Delivering a resilient effort at Nokia Arena, Germany downed Hungary 7-2 on Sunday. It’s the third consecutive German preliminary round win. Nico Sturm stepped up with a pair of second-period goals to put the game out of reach, and John Peterka had a goal and three assists.
With nine points, the Germans have passed Denmark, which has eight points, for fourth place in Group A. The quarter-finals are in sight. Fans of coach Harald Kreis’s squad have reason for optimism after their boys performed well but got nada in their three opening losses to Sweden, Finland, and the United States.
"We’re super excited about [a potential playoff place]," said Germany's Frederik Tiffels. "That’s something we wanted to do coming into this tournament. Now we’re very close and in two days we want to finish it off."
"Obviously, we're happy that we won these points," added captain Moritz Muller. "Big points for us. Not an easy game to play. I felt like Hungary was good in the neutral zone, trapped up a lot, and waited for our mistakes. We had lots of time and sometimes we were maybe a little too cute. But overall, we are happy with the win."
The Germans outshot Hungary 33-16 as starter Mathias Niederberger notched his third win in Tampere.
Germany’s last group-stage game is Tuesday against France. Meanwhile, the Danes face long odds as they wrap up their slate versus the Swedes and Finns.
Sunday's result also sets up a dramatic Austria-Hungary showdown on Monday to avoid relegation. Austria’s lone point dates back to their 2-1 overtime loss to the French on Day One, while the Hungarians have two points from their 3-2 overtime win over Les Bleus.
"That was a tough one for us," said Hungarian assistant captain Tama Pozsgai. "We feel it was a little bit closer than how the results look. A little disappointed, but we have to forget it as soon as we can and focus on tomorrow's game, which is important for us."
Versus the likes of Sweden and Finland, coach Kevin Constantine's Hungarians came out strong but ran out of steam. Here, the Germans ensured their early intensity didn't lag behind that of the ever-chanting and drumming Magyar fans to the right of goalie Dominik Horvath's net.
Germany's Wojciech Stachowiak opened the scoring at 7:58 with his second goal of these Worlds. On a Hungarian neutral zone turnover, Justin Schutz got a clean break down right wing. Horvath blockered away his high release, but the puck went into the left faceoff circle and Stachowiak fired it home short side.
First-period shots favoured Germany 15-4. Yet near the six-minute mark of the second period, Hungary got a mega-opportunity when defenceman Maksymilian Szuber was ejected with a match penalty for a reverse hit gone wrong on Karol Csanyi. This became an extended 5-on-3 when top Detroit Red Wings D-man Moritz Seider took an interference minor.
At 7:42, Istvan Sofron thought he'd equalized on a laser off a faceoff, but instead the goal was waved off, and a holding-the-stick penalty to Istvan Bartalis made it a 4-on-3. Diligent German checking killed off the rest of the man advantage.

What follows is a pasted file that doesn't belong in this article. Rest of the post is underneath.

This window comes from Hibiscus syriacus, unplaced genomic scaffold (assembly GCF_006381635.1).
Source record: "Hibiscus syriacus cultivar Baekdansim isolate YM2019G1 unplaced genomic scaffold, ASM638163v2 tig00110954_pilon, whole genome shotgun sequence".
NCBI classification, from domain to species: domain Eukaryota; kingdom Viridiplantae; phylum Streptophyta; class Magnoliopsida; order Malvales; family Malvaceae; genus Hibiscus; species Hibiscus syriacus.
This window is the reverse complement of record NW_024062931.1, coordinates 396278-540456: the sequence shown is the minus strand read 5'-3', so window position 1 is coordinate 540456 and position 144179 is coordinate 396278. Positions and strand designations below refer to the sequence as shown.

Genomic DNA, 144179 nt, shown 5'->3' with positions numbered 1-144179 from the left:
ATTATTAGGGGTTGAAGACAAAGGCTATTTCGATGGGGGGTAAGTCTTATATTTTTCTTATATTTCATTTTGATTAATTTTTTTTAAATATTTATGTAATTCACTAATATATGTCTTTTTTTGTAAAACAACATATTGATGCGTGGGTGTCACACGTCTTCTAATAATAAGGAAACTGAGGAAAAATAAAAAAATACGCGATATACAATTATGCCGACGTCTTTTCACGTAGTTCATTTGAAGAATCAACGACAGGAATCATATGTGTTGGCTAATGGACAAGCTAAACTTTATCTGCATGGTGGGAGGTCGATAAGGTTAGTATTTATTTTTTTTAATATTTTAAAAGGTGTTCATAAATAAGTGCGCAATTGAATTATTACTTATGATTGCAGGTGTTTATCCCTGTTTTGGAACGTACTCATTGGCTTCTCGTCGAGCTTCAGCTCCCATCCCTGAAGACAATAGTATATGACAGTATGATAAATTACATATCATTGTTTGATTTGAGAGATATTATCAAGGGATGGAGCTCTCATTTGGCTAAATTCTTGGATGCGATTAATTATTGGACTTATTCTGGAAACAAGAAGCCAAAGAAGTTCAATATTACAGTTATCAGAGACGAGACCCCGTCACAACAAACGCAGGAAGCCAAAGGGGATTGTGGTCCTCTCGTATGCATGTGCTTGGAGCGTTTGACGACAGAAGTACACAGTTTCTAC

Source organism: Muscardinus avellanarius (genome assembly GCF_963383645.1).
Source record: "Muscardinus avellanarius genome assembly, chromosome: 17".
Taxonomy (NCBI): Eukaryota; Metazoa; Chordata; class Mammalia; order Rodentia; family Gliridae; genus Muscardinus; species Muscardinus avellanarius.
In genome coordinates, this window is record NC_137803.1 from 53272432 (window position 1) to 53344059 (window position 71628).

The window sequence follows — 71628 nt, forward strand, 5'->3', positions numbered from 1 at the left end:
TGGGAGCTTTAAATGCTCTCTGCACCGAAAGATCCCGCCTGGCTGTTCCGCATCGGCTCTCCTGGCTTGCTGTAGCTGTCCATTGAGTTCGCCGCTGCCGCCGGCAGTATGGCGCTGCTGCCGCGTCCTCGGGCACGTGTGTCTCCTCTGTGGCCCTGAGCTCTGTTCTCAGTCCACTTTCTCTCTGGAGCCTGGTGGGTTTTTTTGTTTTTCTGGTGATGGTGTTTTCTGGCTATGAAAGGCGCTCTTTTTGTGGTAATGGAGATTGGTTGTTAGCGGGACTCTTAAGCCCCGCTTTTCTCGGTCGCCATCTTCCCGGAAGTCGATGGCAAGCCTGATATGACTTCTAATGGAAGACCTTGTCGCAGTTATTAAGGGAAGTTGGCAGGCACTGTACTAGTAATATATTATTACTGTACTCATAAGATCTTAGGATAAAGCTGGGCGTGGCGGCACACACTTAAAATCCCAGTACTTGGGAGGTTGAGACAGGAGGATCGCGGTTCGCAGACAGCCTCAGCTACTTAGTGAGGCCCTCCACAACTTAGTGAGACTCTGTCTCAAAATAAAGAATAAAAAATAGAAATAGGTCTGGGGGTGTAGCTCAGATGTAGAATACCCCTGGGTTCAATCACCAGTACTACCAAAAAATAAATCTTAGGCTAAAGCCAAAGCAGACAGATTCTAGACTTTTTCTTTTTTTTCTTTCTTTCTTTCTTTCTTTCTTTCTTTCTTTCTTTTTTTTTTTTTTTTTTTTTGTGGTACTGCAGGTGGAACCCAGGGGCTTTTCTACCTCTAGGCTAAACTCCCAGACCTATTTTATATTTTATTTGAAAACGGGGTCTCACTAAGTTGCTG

"To me, that was a penalty," Moritz Muller said. "Sturm is one of our best PK players and faceoff men, and his stick was tucked under the arm. That's maybe half a second he couldn't be there and put the stick in the shooting lane. It's a penalty."
Seider levelled up with the 2-0 marker at 15:04. He pinched in from the centre point, working a give-and-go with Tiffels, and had a wide-open net as Horvath sprawled in vain.
At 15:22, Sturm gave Germany a commanding 3-0 lead. The San Jose Sharks forward busted to the net on the rush and tucked home the rebound from Samuel Soramies' shot on the backhand. Sturm then finished off a tic-tac-toe passing play on the doorstep at 17:55 on the power play.
"It's really nice," Moritz Muller said of Sturm. "I mean, even without the goals, he's a big asset for our team as a guy and the way he contributes to the game. It's good that he rewards himself with offensive goals through hard and honest work."
In the third period, Peterka made it 5-0 with a bad-angle snipe at 2:39.
The Hungarians finally generated some offence, but too late. Istvan Terbocs snuck one over the goal line to spoil Niederberger's shutout bid at 6:11 and Nandor Fejes made it 5-2 two minutes later.
Dominik Kahun scored off the rush with under 10 minutes left, and Jonas Muller rounded out the scoring with 1:22 left.
"I think maybe at the beginning [of the tournament] we were a little bit unlucky," Tiffels said. "Now we just kept playing the same way. We still have something to improve on. We were making some mental mistakes, some easy mistakes. Against good teams that can cost us so we need to cut those out."
Hungary has never beaten Germany at the IIHF World Championship. Germany’s all-time head-to-head record sits at seven wins and one tie. That tie was 2-2 on 19 February 1937 at the Worlds in London, England.